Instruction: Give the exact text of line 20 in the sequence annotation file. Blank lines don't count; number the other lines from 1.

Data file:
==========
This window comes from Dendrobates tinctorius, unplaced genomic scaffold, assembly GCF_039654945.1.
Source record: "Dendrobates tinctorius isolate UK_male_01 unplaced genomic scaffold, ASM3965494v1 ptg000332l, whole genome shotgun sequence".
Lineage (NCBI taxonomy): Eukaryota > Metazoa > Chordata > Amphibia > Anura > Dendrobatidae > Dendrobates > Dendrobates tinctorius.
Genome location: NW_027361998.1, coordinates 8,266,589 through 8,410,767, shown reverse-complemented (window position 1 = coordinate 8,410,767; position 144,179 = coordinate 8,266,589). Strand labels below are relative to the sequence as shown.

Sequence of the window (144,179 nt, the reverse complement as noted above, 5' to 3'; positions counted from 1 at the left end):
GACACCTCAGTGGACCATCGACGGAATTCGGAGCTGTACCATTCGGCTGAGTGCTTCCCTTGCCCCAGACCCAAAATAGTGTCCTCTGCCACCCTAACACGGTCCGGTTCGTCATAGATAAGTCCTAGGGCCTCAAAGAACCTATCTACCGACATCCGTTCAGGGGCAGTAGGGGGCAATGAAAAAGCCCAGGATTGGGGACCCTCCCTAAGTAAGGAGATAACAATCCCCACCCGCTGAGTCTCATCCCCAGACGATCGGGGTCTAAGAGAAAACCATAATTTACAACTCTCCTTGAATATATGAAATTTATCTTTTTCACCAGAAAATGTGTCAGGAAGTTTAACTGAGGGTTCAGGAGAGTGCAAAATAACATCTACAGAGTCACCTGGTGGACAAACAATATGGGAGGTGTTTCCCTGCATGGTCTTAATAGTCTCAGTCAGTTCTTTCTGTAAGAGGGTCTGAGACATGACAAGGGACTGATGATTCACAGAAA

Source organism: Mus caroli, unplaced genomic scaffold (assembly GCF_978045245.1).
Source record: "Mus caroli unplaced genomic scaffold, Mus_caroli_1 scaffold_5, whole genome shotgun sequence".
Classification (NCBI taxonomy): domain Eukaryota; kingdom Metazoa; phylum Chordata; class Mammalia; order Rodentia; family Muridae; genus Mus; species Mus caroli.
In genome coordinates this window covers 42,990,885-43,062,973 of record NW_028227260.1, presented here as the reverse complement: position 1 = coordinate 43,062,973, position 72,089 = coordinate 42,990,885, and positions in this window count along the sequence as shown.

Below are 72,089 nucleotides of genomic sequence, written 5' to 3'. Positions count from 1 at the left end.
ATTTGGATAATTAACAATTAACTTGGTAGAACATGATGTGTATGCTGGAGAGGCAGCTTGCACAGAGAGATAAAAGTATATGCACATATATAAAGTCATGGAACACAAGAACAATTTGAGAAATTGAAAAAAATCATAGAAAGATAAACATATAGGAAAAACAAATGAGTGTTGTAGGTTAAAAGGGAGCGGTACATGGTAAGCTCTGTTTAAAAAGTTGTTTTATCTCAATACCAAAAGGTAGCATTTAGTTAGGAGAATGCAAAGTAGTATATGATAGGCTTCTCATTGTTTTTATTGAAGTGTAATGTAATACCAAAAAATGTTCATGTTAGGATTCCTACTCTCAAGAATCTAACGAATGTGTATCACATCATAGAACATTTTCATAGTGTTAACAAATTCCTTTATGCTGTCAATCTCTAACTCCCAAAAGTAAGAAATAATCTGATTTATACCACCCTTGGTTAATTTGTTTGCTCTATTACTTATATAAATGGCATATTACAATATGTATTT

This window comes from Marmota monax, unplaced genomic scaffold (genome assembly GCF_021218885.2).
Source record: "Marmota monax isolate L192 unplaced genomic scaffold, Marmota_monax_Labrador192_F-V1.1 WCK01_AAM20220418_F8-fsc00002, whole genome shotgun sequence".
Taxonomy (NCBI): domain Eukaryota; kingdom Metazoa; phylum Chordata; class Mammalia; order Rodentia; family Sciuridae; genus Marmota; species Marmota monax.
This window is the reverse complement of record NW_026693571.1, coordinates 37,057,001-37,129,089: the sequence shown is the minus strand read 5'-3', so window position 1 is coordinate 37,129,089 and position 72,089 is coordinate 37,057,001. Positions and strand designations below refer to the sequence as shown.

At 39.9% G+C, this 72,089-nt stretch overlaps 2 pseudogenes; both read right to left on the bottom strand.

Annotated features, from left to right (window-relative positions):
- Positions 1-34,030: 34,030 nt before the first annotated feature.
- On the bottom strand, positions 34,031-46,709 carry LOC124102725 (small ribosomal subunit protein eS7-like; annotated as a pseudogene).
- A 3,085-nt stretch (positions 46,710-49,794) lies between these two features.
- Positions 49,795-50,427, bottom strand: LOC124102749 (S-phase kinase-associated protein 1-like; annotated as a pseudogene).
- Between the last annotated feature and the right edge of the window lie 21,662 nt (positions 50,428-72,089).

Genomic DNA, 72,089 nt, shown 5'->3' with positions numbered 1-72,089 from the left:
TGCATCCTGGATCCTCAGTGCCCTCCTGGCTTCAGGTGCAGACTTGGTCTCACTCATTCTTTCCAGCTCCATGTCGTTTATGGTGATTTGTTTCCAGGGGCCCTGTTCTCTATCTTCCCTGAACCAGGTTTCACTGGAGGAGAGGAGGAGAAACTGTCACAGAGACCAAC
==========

- On the bottom strand, positions 34,031-46,709 carry LOC124102725 (small ribosomal subunit protein eS7-like; annotated as a pseudogene).